Friday, 4 December 2015


Spectator February 25, 1905


        History repeats itself almost every day in Hamilton. In looking over an old copy of the Spectator, we find that 51 years ago tonight, the City Council held a meeting to fix salaries of city officials for the year 1854.  As this question of salaries is now before the council and Ald. Witton is preparing a scale for the current year, it may be interesting to the present generation of Hamiltonians to know how small the emolument of city officers were half a century ago. The council was then composed of aldermen and councilors, and all but three or four have crossed the river of death. Robert McElroy was mayor, having been elected for a third term. The aldermen were Patterson, Mullin, Mitchell, Murison, Davis, Chisholm, William Edgar, Magill and Crawford; councilors, Armstrong, Copp, Nicholson, Quimby, Tuckett, Fitzpatrick, Matthews and Charlton. On motion of Councillor, Copp, seconded by Ald. Edgar, the salary list for 1854 was passed, as follows:

          Chamberlain                                                                   $1,000

          Clerk, for do                                                                              450

          City Clerk                                                                                 1,000

          Clerk, for do                                                                           300  

          Police Magistrate                                                                 1,000

          Manager for Waterworks                                                         1,000     

          Clerk for Waterworks                                                               300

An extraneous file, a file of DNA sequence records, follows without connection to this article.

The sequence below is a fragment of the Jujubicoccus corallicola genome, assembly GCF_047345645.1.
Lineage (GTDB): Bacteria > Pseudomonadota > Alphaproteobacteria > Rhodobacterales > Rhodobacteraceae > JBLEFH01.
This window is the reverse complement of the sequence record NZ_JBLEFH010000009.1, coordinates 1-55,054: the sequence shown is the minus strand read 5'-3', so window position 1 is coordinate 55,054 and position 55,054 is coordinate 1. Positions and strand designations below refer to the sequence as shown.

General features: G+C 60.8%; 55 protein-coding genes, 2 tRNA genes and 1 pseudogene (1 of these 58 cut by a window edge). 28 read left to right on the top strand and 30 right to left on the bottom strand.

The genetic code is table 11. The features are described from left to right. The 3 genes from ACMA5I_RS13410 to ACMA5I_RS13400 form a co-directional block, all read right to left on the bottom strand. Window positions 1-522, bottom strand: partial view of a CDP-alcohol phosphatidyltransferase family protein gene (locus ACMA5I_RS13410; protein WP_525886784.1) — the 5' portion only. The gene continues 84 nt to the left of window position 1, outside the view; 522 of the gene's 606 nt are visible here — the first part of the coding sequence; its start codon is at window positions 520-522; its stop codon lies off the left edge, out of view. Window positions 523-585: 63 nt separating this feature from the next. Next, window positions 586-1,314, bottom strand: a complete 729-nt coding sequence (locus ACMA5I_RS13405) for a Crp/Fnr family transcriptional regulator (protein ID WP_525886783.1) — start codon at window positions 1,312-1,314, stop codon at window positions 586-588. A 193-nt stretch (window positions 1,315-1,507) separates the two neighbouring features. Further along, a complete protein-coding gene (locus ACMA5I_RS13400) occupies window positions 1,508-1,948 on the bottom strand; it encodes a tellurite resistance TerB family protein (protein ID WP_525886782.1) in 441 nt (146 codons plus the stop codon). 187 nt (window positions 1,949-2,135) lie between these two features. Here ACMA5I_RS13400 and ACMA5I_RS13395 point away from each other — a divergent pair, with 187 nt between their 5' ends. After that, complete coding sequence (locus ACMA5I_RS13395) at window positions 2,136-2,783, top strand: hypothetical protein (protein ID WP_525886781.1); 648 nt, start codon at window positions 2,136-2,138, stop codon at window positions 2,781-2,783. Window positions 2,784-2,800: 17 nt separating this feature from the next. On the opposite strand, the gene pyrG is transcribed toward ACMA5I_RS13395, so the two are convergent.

Collector for Waterworks                                                         200

          High Bailiff, with house, fuel, etc.                                                         400

          Chief of police, with house, fuel, etc.                                        500

          Deputy chief, with free house                                                   350

          Six policemen, each $200                                                    $1,200

          Machinist                                                                                   100

          Inspector of Weights and Measures                                            50

          License Inspector                                                                       400

          City Messenger                                                                          250

          Hospital Physician                                                                        400

          Hospital Superintendent                                                             250               

          Hospital Matron                                                                            90       

          House of Refuge Superintendent                                               200

          Foreman Waterworks                                                                 400